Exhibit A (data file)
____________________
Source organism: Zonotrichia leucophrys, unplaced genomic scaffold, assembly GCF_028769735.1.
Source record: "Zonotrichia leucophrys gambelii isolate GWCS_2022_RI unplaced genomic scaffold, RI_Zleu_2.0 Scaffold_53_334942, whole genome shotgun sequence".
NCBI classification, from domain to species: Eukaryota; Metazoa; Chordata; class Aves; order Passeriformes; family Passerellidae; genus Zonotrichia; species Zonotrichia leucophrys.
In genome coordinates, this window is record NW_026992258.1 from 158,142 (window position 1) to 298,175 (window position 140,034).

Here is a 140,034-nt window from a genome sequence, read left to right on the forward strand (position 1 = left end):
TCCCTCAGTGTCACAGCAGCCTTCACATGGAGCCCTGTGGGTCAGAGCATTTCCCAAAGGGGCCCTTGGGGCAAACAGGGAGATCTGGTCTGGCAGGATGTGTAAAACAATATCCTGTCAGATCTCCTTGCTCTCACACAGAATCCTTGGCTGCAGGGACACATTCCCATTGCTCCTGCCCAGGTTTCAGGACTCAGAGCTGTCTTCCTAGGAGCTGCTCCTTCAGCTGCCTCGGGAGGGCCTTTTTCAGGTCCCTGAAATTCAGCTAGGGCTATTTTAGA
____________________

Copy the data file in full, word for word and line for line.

Source organism: Zonotrichia leucophrys, unplaced genomic scaffold, assembly GCF_028769735.1.
Source record: "Zonotrichia leucophrys gambelii isolate GWCS_2022_RI unplaced genomic scaffold, RI_Zleu_2.0 Scaffold_53_334942, whole genome shotgun sequence".
NCBI classification, from domain to species: Eukaryota; Metazoa; Chordata; class Aves; order Passeriformes; family Passerellidae; genus Zonotrichia; species Zonotrichia leucophrys.
In genome coordinates, this window is record NW_026992258.1 from 158,142 (window position 1) to 298,175 (window position 140,034).

Here is a 140,034-nt window from a genome sequence, read left to right on the forward strand (position 1 = left end):
TCCCTCAGTGTCACAGCAGCCTTCACATGGAGCCCTGTGGGTCAGAGCATTTCCCAAAGGGGCCCTTGGGGCAAACAGGGAGATCTGGTCTGGCAGGATGTGTAAAACAATATCCTGTCAGATCTCCTTGCTCTCACACAGAATCCTTGGCTGCAGGGACACATTCCCATTGCTCCTGCCCAGGTTTCAGGACTCAGAGCTGTCTTCCTAGGAGCTGCTCCTTCAGCTGCCTCGGGAGGGCCTTTTTCAGGTCCCTGAAATTCAGCTAGGGCTATTTTAGA